Aidan Rave reports on a recent study tour to look at local government in Japan where he discovered surprising similarities in public sector challenges with the UK
This was my first trip to Japan and on so many levels it lived up to expectations. Our tour took in both Tokyo and Kyoto, with the theme of environmental sustainability pervading throughout. The tour was remarkable on several levels and impeccably organised by the Centre for Local Authority International Relations (CLAIR) and the Japan Local Government Centre in London. Three things in particular struck me.
First – structurally – local and regional government in Japan is a fascinating dichotomy. Following the Second World War, government was neatly structured into three distinct layers, with central government, 47 prefectures at regional level and then municipalities at city level. At local and regional level, the administrations are run by the equivalent of a directly elected chief executive – a notion that is causing much debate in our country at the moment.
Of course it’s impossible to conclude whether such a system works or not, but it certainly does seem that such rigid structures seem to paradoxically provide for much more freedom within the layers of government – perhaps because there is little incentive for trying to push at the boundaries of responsibility.
Second and rather encouragingly – while Japan has some impressive environmental management credentials, I don’t think we saw anything that was genuinely beyond what we are doing in the UK at the moment. I suspect this is testament to the fact that we have caught up with other developed nations in terms of the environment – predicated largely on the fact that the last few years have seen a considerable shift for ‘green politics’ from the periphery to the centre ground.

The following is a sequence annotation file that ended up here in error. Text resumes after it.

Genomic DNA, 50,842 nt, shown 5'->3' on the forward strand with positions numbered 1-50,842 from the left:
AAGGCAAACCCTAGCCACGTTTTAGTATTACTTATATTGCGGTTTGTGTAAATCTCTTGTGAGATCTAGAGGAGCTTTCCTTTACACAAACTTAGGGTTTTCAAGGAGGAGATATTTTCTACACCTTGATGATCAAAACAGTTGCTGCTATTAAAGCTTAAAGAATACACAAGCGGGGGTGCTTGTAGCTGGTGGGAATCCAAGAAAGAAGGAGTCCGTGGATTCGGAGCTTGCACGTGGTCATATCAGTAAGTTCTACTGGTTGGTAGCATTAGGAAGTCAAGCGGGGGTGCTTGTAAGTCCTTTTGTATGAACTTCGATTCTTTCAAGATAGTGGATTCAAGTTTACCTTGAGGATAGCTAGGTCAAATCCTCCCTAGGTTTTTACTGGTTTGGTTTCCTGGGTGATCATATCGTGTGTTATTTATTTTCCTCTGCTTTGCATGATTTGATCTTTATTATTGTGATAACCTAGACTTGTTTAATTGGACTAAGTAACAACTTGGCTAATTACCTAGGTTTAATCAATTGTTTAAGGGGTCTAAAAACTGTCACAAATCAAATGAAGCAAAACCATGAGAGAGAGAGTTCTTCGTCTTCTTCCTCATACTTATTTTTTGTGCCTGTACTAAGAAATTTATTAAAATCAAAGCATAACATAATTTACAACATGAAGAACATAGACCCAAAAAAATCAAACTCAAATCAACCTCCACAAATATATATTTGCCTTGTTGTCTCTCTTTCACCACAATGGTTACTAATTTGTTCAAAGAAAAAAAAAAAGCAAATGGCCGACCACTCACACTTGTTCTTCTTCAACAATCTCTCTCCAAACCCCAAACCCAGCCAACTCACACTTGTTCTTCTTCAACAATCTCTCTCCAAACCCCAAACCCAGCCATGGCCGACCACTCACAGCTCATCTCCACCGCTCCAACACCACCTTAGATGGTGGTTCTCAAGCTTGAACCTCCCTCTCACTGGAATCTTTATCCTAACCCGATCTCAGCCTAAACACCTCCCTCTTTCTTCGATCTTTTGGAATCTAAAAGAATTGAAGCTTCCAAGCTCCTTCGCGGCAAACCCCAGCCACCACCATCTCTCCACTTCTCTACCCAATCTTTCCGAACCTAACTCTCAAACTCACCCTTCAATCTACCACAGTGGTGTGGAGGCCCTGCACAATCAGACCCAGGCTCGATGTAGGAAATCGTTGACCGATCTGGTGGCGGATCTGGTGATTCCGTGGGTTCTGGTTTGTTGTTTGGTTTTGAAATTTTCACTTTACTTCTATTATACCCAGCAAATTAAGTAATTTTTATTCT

Third, Japan has much to teach the UK (and for that matter many other western economies) about managing public services within the context of a stagnant, indeed declining economic environment. The fact that Japan’s economic growth has been consistently sluggish since the recession of 1991 has meant that they have had to manage a downsizing of their public services over the last decade – much as we prepare to do so in the next.
While I’m not convinced they have done everything right – the evidence – good and bad – is there to see and can surely be instructive to our own local government administrators and politicians?
As with any such exchange, one is left with a mixed feeling of being genuinely impressed (if not envious) of some things seen – and yet at the same time reassured about the efficacy of some of our own policies and services. Above all, the opportunity to explore new ideas and build new friendships is critical to our progress as a sector and such opportunities must be guarded jealously.
Aidan Rave is director, interim management at Pinnacle and former deputy mayor at Doncaster MBC